“It’s a territorial war, the likes of which we thought had disappeared from European soil,” Macron said.
“Russia is one of the last imperial colonial powers,” Macron declared.
For the old guard of nationalist African leaders who experienced segregation and the evils of colonial rule, such claims may hold sway.
Western diplomats also warn that it is not just the blatant invasion of Ukraine that should worry African leaders.
They point to the role of Russia’s Wagner Group – a private military contractor operating on the continent that they see as an increasing cause for concern. The West believes that the Wagner Group, which stands accused of human rights abuses, is controlled by the Kremlin.
Despite this, Russia is still influential in Africa and that is why Macron and other Western leaders are spooked.
‘New Cold War’
Ronald Chipaike, a lecturer in peace and governance at the Bindura University in Zimbabwe, said Lavrov’s visit was designed “to cement relations that have historically been premised on an anti-imperialism axis since the days of the Cold War”.
Stephen Chan, a professor of world politics at the University of London’s School of Oriental and African Studies (SOAS), said the visits by Macron and Lavrov demonstrated the increased need to woo Africa at a time of growing global tension and a potential “new Cold War”.
“These (countries) are opening diplomatic overtures at the start of what looks likely to be a new Cold War,” Chan told Al Jazeera via email.
The West now realises that African support will come in handy at some stage, he said.
“France, Russia, the US and China are all courting African countries – both for diplomatic support in organs like the UN, but also as economic and political allies and partners. But there is a limit to this first stage,” Chan said.
Chan believes the recent diplomatic developments are part of efforts to set the stage for the “second and third stages” of a “rivalry from which Africa can benefit if it plays its cards astutely and does not rush towards the first courtier with what seems like a ‘good deal’.”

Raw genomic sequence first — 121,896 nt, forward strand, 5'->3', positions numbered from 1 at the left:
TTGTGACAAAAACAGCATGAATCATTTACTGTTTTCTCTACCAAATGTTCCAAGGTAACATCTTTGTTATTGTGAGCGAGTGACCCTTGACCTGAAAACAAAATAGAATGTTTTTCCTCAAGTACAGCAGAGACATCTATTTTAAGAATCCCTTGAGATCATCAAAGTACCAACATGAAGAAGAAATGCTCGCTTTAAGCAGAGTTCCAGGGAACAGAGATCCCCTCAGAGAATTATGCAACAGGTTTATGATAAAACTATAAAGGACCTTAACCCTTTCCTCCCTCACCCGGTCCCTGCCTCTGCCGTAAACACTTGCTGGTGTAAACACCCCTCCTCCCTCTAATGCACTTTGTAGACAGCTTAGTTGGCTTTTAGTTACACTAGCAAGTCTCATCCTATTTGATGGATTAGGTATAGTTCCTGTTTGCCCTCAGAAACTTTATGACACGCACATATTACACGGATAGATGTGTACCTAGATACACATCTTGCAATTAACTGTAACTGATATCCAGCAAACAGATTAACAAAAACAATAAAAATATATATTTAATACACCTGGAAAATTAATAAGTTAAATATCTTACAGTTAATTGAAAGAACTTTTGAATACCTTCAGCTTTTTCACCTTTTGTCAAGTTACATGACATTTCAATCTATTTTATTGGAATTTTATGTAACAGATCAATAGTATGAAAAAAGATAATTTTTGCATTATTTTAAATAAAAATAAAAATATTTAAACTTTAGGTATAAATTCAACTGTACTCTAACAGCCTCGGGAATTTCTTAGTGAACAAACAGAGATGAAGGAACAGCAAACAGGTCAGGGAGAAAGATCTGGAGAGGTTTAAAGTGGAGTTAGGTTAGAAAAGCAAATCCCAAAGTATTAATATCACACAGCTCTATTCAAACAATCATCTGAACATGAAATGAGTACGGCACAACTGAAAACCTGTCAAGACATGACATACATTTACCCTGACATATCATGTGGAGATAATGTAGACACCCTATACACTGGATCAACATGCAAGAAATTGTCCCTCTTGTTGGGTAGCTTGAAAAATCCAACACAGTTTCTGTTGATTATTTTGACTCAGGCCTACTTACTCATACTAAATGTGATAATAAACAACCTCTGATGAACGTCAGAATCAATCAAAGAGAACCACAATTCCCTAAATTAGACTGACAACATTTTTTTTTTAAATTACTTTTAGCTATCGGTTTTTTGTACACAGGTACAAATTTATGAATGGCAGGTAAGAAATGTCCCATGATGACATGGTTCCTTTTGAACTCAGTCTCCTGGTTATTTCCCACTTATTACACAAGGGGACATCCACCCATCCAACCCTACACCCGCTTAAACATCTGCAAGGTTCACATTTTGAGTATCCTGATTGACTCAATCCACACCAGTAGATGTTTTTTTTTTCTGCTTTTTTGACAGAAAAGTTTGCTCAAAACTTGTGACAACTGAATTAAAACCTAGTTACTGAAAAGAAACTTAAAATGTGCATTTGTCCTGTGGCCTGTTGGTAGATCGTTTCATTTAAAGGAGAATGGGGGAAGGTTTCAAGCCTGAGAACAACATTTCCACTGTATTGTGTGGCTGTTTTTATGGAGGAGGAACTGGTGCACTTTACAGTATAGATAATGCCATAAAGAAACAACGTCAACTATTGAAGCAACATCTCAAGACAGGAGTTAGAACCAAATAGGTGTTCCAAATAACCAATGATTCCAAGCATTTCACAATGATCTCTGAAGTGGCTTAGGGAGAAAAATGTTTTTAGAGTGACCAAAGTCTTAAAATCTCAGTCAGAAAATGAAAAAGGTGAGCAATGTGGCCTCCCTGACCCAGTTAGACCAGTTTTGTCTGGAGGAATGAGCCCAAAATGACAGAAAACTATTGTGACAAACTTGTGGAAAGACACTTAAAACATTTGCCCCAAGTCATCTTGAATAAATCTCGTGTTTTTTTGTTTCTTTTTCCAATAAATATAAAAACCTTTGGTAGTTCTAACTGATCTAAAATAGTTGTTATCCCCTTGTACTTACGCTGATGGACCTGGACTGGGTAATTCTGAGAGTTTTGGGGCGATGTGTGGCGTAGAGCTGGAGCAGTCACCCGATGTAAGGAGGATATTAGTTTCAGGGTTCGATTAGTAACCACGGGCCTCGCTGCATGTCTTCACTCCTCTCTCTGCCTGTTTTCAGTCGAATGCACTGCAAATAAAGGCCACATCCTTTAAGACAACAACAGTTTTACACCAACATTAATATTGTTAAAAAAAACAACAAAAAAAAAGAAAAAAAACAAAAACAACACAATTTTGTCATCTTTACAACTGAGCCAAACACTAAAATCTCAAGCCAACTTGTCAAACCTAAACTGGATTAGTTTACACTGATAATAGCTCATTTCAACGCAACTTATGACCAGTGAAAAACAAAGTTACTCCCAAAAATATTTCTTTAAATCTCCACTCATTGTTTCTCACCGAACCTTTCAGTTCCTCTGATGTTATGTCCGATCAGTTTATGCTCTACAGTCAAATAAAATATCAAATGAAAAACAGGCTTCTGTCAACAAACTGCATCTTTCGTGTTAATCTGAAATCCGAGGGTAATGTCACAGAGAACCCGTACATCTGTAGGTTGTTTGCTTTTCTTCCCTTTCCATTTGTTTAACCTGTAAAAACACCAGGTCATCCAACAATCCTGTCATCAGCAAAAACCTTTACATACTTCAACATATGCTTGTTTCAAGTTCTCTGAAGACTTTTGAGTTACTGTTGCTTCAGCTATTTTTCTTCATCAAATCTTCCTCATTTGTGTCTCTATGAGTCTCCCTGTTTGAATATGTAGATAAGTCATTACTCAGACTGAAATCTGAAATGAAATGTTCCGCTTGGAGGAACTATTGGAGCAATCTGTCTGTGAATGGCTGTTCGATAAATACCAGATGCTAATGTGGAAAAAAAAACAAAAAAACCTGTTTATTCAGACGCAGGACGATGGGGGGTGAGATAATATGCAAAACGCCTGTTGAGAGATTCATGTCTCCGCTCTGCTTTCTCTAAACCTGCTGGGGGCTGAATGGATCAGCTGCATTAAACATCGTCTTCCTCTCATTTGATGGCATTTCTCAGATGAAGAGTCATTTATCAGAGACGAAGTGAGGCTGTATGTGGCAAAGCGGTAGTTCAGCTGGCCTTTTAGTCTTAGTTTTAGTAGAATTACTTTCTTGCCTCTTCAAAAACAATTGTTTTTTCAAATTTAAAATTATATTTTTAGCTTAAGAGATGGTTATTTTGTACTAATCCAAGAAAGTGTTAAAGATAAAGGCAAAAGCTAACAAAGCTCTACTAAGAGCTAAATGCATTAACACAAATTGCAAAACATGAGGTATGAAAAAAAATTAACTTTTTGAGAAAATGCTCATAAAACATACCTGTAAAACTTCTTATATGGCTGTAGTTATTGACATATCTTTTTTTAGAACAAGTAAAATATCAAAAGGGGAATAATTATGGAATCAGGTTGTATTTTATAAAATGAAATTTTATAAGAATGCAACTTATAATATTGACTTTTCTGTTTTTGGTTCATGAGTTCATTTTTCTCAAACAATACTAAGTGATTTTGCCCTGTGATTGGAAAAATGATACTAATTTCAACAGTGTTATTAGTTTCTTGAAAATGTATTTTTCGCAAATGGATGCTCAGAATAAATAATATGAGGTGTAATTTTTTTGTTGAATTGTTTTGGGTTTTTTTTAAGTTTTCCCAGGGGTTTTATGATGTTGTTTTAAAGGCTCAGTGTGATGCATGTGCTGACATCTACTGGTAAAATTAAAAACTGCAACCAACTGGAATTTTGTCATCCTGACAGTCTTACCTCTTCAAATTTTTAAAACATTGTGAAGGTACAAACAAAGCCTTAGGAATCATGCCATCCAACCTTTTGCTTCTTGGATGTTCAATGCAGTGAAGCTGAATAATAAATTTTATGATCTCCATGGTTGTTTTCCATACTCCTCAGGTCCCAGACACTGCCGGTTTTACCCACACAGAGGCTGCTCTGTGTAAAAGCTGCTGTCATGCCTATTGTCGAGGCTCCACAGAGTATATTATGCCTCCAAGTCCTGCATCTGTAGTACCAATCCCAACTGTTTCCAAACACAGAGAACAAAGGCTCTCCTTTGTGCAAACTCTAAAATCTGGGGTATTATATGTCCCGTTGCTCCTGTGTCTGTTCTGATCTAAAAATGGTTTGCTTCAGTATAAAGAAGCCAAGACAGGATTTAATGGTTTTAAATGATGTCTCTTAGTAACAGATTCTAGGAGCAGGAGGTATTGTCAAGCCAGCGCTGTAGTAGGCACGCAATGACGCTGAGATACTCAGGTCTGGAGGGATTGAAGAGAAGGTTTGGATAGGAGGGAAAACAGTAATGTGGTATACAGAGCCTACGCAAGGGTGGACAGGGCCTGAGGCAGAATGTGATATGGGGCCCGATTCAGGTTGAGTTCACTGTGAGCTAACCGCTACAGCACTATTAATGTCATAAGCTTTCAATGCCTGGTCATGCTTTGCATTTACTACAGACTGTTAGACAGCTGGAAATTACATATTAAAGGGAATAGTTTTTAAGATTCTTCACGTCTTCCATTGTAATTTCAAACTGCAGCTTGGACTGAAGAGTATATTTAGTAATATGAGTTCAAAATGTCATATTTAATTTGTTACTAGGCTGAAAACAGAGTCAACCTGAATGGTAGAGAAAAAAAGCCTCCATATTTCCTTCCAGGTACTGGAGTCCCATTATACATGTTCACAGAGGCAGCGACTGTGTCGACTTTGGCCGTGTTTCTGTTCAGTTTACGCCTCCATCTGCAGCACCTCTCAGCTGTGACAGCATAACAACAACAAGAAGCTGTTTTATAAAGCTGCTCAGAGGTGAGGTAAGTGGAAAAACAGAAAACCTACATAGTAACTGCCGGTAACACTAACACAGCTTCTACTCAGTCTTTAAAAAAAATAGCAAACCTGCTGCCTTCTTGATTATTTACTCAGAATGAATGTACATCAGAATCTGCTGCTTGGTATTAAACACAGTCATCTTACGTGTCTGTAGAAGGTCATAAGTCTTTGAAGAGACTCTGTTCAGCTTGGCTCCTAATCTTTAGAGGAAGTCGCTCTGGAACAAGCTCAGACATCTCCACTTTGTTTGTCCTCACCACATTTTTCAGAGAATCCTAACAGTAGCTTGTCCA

The race to win over Africa is becoming more heated by the day. Even the United States, which for years appeared uninterested in sub-Saharan Africa, has joined the diplomatic fray.
Antony Blinken, the US secretary of state, visited South Africa, the Democratic Republic of the Congo and Rwanda last week. During his three-country trip he appealed to “governments, communities and peoples” across the continent to embrace Washington’s vision of democracy, openness and economic partnership.
The tour was seen as an attempt by the US to limit Russia and China’s influence on the continent but Blinken insisted that Washington does not see Africa as the “latest playing field in a competition between great powers”.
The US is not “trying to outdo anyone else” in Africa, he said.
“This is not our demand or insistence on democracy, it’s what people in Africa want, it’s clear in poll after poll, they want openness, they want it on an individual basis, as communities, and to choose their own path [as nations],” Blinken said in Pretoria.
China, on the other hand, does not care much for human rights and democracy in Africa.
Beijing has opted to work with Africa’s strongman leaders and offers assistance without criticism or calls for reforms. This approach has augured well with some despotic governments, such as Zimbabwe.
Lavrov did not pledge financial assistance during his visit, while Washington promised a total of $1.3bn to ameliorate the effects of hunger on the continent. France also promised to help with its French-led Food and Agriculture Resilience Mission (FARM) initiative to help African agriculture.
A Russia-Africa summit is scheduled for October in Ethiopia and it remains to be seen what it will bring in terms of aid.
“What we can draw from all this is that the Cold War never really ended. It has just been presenting itself in a different way over the years,” Bindura University’s Chipaike told Al Jazeera.
There are just more players now than there were during the bipolar political order of the Cold War, he said.
Piers Pigou, the International Crisis Group’s senior consultant for Southern Africa, said there is increased interest in the continent from “a growing number of actors vying for market share of the African economy”, including the European Union, a post-Brexit United Kingdom, and “France trying to resuscitate its Francophone relations”.
This competition presents opportunities for Africa if handled skilfully, Pigou told Al Jazeera.
Africa should avoid being pushed into partisan political alignments, especially when several countries are pursuing a non-aligned position with “various degrees of sophistication with respect to its messaging and public reasoning”.
Kenya has articulated that non-aligned position very well, Pigou said, while South Africa has been more muted.
“There is increased realisation from international powers of the need to pay more attention to Africa. And this has accelerated an already growing competition for engagement that we have seen.”